Facebook has been hit with housing discrimination charges over the way the company allegedly operates its targeted advertising services.
In a statement on Thursday, the U.S. Department of Housing and Urban Development (HUD) said that Facebook has violated the Fair Housing Act by using its advertising platform to enable housing discrimination. HUD said that it started an investigation into Facebook’s advertising practices in August and alleges that the social network “unlawfully discriminates based on race, color, national origin, religion, familial status, sex, and disability by restricting who can view housing-related ads on Facebook’s platforms and across the Internet.”
Facebook did not immediately respond to a Fortune request for comment.
Advertising is Facebook’s lifeblood. The platform allows companies both big and small to pinpoint groups to target in advertising. The company charges those companies based on the number of people who see the ads, user engagement, and other metrics.
HUD has specific rules and regulations that require advertisers to not in any way discriminate in their housing marketing. The rules were adopted long before digital advertising, but still apply to online marketing efforts.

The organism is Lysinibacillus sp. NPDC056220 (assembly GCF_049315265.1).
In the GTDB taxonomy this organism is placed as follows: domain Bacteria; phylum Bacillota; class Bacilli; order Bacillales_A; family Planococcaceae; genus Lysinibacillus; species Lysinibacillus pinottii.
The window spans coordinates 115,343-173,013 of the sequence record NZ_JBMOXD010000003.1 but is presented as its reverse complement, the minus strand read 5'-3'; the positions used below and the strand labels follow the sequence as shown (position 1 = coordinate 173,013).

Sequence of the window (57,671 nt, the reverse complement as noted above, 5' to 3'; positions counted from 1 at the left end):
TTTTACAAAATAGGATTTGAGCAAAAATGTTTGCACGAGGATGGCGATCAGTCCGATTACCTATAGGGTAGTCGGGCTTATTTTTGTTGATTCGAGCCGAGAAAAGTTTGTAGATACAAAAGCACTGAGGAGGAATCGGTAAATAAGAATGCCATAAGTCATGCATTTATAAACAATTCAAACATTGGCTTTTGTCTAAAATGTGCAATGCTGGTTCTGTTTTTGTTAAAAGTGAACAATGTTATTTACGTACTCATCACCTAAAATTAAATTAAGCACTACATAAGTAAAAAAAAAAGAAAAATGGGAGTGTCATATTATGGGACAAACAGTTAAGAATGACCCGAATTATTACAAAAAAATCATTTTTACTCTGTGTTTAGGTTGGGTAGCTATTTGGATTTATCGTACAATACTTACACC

In its charges, HUD alleged that Facebook allowed advertisers to exclude people from seeing ads who were “classified as parents, non-American-born, non-Christian, interested in accessibility, interested in Hispanic culture, or a wide variety of other interests that closely align with the Fair Housing Act’s protected classes.” HUD also alleged that Facebook let advertisers exclude people based upon their neighborhoods.
“The Charge concludes that by grouping users who have similar attributes and behaviors (unrelated to housing) and presuming a shared interest or disinterest in housing-related advertisements, Facebook’s mechanisms function just like an advertiser who intentionally targets or excludes users based on their protected class,” HUD said in a statement.
HUD said that it will seek “relief for the harm Facebook caused and continues to cause.” A U.S. administrative law judge is expected to hear the case and could award damages and other fees to the winning party.
Prior to the HUD announcement, Facebook made changes to its advertising targeting. In August, the company removed 5,000 targeting options advertisers had used in a bid to minimize “the risk of abuse,” Facebook said. Earlier this month, Facebook COO Sheryl Sandberg announced the company’s decision to remove age, gender, and zip code targeting options for housing, employment, or credit ads.
“Housing, employment and credit ads are crucial to helping people buy new homes, start great careers, and gain access to credit,” Sandberg wrote in a blog post. “They should never be used to exclude or harm people.”